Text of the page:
The Cannes Film Festival grew out of the Venice Film Festival which was designed as a competitive event between countries rather than a festival celebrating individual filmmakers. By 1938, the festival had become dominated by German and Italian Fascists who wanted to promote films representative of nationalist and fascist ideology. In reaction to this, the British, Americans and French withdrew from the festival and the French decided to establish their own festival. The rather sleepy little resort town of Cannes was chosen over Biarritz in part because it was the French Riviera but, more pragmatically, because the town’s citizens were willing to contribute financially to ensure the festival committee would choose Cannes.
It was originally slated to open on September 1, 1939 and a galaxy of Hollywood stars arrived for the opening night gala on August 31st, including Gary Cooper, Cary Grant, Mae West, Norma Shearer and Spencer Tracy. However, the next day, September 1st, Hitler invaded Poland and three days later Britain and France declared war against Germany, resulting in the cancellation of the festival.
It wasn’t until 1946, after WWII, that the festival finally opened with films from filmmakers such as Billy Wilder, George Cukor, Roberto Rossellini, Alfred Hitchcock, Walt Disney and Jean Cocteau. Since then the festival has been held every year except for 1948 and 1950 because of financial constraints. In 1951, the festival dates were moved from September to May so as not to compete with the Venice Film Festival which takes place in the fall.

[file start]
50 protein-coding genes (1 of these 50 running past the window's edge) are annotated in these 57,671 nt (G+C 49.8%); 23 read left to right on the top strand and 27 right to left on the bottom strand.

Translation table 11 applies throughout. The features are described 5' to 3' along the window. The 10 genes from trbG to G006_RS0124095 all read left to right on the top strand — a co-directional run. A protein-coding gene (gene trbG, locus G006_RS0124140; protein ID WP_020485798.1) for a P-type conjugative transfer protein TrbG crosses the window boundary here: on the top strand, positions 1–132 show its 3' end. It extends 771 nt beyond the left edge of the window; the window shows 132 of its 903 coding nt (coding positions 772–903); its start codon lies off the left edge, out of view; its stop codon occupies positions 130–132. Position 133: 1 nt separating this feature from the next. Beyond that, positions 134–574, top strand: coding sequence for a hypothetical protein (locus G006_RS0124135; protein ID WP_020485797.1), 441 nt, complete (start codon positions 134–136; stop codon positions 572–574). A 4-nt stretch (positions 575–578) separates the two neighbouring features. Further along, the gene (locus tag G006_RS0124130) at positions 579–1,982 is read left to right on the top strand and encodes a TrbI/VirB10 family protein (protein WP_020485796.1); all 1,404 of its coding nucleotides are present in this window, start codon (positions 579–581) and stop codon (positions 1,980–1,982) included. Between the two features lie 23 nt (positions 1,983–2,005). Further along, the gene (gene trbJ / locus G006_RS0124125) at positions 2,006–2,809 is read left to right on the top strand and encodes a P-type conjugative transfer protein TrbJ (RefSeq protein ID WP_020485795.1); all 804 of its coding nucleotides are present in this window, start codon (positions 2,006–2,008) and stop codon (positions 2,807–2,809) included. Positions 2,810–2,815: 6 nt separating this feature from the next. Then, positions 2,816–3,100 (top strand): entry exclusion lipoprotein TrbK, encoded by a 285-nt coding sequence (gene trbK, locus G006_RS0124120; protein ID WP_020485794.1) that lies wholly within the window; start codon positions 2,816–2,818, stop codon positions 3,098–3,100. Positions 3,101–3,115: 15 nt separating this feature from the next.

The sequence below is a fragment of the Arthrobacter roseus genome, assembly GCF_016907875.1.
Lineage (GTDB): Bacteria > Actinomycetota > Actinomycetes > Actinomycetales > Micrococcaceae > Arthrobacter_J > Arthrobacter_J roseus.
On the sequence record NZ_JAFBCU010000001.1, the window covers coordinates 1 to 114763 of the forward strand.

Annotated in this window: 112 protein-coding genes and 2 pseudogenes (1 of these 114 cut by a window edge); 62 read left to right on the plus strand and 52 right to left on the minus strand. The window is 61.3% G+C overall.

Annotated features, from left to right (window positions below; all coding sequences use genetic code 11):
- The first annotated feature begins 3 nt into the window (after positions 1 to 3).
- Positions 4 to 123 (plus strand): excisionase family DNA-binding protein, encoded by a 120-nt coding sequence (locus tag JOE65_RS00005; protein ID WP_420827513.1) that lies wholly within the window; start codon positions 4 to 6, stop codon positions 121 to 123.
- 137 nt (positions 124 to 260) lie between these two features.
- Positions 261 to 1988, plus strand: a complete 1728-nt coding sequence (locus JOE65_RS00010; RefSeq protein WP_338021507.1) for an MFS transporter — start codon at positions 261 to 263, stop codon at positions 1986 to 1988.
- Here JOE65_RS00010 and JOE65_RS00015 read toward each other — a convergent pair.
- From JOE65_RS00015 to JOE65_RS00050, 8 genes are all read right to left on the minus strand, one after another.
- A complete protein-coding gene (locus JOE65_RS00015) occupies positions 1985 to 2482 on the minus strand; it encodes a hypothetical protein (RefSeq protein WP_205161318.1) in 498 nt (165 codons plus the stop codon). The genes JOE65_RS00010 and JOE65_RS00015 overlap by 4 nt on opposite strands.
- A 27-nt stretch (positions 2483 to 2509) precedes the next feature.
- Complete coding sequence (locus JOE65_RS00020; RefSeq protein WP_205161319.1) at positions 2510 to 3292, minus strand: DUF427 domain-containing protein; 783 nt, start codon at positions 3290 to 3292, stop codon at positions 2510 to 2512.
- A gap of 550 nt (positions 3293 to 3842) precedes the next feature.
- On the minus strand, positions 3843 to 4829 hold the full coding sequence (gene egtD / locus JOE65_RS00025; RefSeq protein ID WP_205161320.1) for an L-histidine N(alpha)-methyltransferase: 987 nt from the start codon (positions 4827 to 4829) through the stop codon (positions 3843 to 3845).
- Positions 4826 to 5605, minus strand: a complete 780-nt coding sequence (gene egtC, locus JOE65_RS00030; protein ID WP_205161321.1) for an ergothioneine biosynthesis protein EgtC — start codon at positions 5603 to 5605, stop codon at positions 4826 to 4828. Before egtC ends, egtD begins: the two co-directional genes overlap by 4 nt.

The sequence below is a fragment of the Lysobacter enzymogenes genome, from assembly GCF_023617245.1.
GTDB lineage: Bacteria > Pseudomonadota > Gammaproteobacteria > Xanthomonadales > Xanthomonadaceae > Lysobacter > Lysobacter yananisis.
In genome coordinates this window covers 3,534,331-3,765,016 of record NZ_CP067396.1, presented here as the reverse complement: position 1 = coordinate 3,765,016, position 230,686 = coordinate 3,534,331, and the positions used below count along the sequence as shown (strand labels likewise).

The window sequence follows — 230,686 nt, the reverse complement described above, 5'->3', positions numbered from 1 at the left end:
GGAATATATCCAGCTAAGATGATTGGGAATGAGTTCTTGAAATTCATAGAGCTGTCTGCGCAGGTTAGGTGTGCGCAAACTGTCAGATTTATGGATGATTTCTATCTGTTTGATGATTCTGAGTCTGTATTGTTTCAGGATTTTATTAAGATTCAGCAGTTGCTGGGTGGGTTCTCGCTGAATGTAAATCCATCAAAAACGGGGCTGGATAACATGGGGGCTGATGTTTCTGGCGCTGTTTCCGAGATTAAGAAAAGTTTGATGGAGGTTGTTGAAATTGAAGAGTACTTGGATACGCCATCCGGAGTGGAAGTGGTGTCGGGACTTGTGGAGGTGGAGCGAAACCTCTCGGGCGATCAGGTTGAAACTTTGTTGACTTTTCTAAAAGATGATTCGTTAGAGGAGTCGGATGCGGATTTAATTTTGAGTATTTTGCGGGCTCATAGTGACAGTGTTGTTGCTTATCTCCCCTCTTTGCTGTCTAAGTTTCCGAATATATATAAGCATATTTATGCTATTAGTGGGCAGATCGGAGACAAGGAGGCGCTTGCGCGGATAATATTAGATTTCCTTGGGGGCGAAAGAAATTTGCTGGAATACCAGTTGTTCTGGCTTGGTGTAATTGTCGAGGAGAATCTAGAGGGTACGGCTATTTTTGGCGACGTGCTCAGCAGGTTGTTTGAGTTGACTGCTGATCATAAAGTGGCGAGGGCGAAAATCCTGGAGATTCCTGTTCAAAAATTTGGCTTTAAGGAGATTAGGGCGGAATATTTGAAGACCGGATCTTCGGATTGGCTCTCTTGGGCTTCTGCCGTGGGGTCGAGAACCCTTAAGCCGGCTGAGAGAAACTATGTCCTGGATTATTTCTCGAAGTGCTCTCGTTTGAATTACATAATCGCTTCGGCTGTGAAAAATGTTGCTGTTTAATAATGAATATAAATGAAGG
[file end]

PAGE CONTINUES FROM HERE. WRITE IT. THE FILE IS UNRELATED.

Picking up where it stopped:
During the fifties and sixties, the Palm d’Or was created and the Marché du Film (Film Market) was founded. In 1968, the festival was once again interrupted due to student and labour strikes in France. It wasn’t until 1982 that the present Palais des Festivals et des Congrès was constructed on La Croisette and the iconic red carpet wasn’t introduced until 1987.
From Brigitte Bardot to Angelina Jolie, from Cary Grant to George Clooney, the Cannes Film Festival has been a glittering icon of beauty, talent and celebrity since its inception. But it is not just a center of cinematic glitz and glamour, the Festival is also a serious venue for films from countries around the world, offering opportunity to lesser known filmmakers from countries outside the United States and Europe to showcase their films.
Once again this year (2020), the film festival has been cancelled due to the Coronavirus. But, rest assured, the festival will return in 2021, full of hopeful directors, glittering celebrities and engrossing films.
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